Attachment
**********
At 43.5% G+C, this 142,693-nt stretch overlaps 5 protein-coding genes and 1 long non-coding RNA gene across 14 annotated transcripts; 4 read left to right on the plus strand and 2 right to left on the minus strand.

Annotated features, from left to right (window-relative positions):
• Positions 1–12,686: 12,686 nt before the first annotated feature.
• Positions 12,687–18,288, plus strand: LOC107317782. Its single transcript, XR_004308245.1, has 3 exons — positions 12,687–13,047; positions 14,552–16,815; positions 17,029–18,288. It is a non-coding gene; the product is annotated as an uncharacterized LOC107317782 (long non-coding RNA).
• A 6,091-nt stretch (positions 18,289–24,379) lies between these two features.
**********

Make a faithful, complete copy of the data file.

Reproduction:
At 43.5% G+C, this 142,693-nt stretch overlaps 5 protein-coding genes and 1 long non-coding RNA gene across 14 annotated transcripts; 4 read left to right on the plus strand and 2 right to left on the minus strand.

Annotated features, from left to right (window-relative positions):
• Positions 1–12,686: 12,686 nt before the first annotated feature.
• Positions 12,687–18,288, plus strand: LOC107317782. Its single transcript, XR_004308245.1, has 3 exons — positions 12,687–13,047; positions 14,552–16,815; positions 17,029–18,288. It is a non-coding gene; the product is annotated as an uncharacterized LOC107317782 (long non-coding RNA).
• A 6,091-nt stretch (positions 18,289–24,379) lies between these two features.